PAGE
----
How can students become less anxious about what their essay should look like? Some courses (especially writing courses) should provide detailed training and instructions for the genre. In courses where a particular instructor doesn’t provide much support, I suggest two things. First, see if they’ve provided a sample somewhere. If not, ask them for one, or try to find one online or from students who have previously taken the course (it’s not cheating if you’re looking for the form of the assignment). Second, pay close attention to an assignment’s requirements. Some courses and instructors will be vague, suggesting the genre may not have as many rules associated with it; others may be very specific, even including a detailed outline for each part.
You’ll quickly find out “in the real world” that genre is highly relevant to success! Workplace environments have many different genre expectations, and it’s often the case that employees are asked to write things they’re unfamiliar with. The more practice you have with identifying a task’s genre and the conventions associated with it, the more successful you’ll be at your job. Even getting a job requires familiarity with genre—the resume!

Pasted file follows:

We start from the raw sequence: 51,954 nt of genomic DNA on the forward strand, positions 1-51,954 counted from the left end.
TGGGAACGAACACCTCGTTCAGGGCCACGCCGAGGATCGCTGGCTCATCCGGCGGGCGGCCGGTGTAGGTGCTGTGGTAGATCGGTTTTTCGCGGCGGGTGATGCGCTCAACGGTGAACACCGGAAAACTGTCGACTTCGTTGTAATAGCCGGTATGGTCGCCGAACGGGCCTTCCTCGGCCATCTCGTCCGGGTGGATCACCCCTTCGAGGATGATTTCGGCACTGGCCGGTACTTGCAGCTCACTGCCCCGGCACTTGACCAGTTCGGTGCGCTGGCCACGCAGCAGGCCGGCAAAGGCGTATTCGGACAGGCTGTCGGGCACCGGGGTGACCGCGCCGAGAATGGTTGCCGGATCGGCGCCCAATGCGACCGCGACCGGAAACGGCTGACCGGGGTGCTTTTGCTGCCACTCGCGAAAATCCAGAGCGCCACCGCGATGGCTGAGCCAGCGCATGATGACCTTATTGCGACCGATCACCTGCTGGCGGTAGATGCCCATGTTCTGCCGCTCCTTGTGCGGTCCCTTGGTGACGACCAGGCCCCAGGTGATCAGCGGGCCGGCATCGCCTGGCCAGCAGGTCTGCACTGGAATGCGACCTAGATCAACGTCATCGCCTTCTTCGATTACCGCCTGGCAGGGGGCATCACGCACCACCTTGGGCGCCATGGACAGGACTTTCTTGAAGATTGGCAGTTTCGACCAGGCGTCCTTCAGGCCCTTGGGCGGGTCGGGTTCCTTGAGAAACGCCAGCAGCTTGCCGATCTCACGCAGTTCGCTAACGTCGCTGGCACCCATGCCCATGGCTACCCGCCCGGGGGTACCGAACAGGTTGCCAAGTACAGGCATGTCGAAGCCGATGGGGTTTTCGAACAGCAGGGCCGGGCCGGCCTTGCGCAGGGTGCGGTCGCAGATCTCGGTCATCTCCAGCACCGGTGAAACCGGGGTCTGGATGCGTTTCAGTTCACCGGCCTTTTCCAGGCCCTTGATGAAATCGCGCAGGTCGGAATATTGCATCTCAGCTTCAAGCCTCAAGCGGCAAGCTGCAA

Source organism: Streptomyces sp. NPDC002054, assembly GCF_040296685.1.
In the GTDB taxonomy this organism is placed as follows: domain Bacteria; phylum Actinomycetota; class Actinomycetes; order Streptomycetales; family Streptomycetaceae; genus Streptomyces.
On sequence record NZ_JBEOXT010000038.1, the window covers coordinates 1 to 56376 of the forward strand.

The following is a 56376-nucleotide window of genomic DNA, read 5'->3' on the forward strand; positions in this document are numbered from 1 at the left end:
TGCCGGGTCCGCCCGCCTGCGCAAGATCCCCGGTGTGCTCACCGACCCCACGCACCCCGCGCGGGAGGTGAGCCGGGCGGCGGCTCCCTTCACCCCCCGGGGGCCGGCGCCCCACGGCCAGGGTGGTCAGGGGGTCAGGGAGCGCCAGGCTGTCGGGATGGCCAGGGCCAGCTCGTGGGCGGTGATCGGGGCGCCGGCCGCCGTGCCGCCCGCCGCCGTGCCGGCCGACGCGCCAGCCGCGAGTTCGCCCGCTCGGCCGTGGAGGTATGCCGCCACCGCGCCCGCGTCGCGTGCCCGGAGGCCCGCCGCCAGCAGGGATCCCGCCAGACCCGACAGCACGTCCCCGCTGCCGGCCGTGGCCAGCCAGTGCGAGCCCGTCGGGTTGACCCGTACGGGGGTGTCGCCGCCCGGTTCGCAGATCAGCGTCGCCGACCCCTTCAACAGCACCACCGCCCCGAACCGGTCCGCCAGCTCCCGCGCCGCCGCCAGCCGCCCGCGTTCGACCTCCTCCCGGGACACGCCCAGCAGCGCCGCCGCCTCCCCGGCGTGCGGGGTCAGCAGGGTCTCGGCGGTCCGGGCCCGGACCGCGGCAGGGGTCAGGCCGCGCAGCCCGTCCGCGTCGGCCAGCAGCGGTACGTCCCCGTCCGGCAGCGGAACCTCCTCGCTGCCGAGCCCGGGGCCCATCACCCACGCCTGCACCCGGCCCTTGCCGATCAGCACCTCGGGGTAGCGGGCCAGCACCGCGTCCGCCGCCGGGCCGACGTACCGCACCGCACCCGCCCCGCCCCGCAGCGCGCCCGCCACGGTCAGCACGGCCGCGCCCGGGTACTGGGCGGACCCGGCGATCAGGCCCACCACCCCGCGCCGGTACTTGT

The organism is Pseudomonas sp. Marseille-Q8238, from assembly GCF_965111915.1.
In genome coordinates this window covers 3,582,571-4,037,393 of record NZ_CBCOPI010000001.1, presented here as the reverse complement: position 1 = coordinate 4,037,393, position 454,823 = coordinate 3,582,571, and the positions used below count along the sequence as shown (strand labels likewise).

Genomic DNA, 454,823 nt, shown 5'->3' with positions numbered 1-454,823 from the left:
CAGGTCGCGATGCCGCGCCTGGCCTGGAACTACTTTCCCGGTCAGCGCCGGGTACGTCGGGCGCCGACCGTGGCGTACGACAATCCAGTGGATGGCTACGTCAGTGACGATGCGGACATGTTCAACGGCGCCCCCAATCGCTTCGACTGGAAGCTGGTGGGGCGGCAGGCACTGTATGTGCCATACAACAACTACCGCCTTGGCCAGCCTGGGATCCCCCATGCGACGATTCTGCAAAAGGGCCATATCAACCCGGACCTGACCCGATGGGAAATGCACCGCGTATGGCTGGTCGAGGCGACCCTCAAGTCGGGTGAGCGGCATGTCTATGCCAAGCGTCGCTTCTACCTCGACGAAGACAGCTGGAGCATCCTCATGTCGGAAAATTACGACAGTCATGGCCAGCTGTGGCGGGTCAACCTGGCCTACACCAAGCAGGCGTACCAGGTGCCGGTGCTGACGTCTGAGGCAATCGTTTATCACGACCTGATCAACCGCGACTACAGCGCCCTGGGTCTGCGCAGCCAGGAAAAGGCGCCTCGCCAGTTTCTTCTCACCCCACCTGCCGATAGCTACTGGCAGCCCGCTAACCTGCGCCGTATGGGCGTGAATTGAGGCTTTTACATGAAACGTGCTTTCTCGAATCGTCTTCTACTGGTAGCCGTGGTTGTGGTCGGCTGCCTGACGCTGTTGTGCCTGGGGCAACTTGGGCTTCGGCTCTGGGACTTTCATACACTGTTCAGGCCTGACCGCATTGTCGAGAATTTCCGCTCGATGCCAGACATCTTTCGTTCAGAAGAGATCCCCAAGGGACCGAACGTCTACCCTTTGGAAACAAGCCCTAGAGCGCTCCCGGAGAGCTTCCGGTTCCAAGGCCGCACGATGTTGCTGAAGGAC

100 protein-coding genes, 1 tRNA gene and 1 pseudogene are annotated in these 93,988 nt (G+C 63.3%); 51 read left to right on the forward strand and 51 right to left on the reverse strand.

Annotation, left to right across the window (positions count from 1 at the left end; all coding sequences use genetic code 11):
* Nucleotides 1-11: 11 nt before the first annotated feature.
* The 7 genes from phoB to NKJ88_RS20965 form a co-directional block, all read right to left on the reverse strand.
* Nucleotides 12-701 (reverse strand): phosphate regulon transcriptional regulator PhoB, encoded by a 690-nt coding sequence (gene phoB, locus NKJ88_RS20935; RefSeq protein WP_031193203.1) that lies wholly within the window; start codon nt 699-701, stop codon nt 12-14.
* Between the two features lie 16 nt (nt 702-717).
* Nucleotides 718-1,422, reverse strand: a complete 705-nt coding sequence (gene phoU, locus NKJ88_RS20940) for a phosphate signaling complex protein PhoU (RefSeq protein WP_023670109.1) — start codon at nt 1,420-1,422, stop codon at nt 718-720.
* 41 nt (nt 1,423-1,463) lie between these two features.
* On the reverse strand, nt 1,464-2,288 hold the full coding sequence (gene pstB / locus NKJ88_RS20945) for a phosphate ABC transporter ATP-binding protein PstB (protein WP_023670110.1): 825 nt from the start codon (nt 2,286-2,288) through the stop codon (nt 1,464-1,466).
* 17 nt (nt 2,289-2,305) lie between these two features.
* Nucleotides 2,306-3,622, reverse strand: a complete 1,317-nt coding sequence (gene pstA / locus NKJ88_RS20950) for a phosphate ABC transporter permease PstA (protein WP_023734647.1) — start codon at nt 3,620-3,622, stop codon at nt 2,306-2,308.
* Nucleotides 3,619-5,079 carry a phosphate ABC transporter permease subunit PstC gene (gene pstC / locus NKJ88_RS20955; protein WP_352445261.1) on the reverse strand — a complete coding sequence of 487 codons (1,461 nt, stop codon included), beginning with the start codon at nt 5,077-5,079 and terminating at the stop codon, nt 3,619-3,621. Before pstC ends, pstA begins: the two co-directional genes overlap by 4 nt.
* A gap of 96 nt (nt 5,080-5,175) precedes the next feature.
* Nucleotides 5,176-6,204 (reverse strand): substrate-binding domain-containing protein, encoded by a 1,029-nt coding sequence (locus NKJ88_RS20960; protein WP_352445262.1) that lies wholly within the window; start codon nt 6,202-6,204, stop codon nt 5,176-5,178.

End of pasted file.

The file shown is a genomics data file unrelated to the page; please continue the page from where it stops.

College assignment example: Writing a lab report in a chemistry class, adhering to the specific structure and conventions of scientific reporting.
Professional workplace example: Preparing a PowerPoint presentation for a team meeting, following a clear and visually appealing format that effectively communicates key points.
V. Setting and Platform Constraints
Bitzer and others would lump setting and genre together as part of a rhetorical situation’s “constraints.” In this chapter I’m separating them. The setting of a rhetorical situation often has a physical component to it: it’s the space or environment within which an artifact (the speech or essay) is delivered.
Increasingly, however, the most common settings are digital. I’m borrowing the phrase “platform constraints” from the digital design world. This term doesn’t appear in Writing Commons, for example, but the phrase “platform constraints” does show up in articles that use exigency and other rhetorical terms to conceptualize digital culture.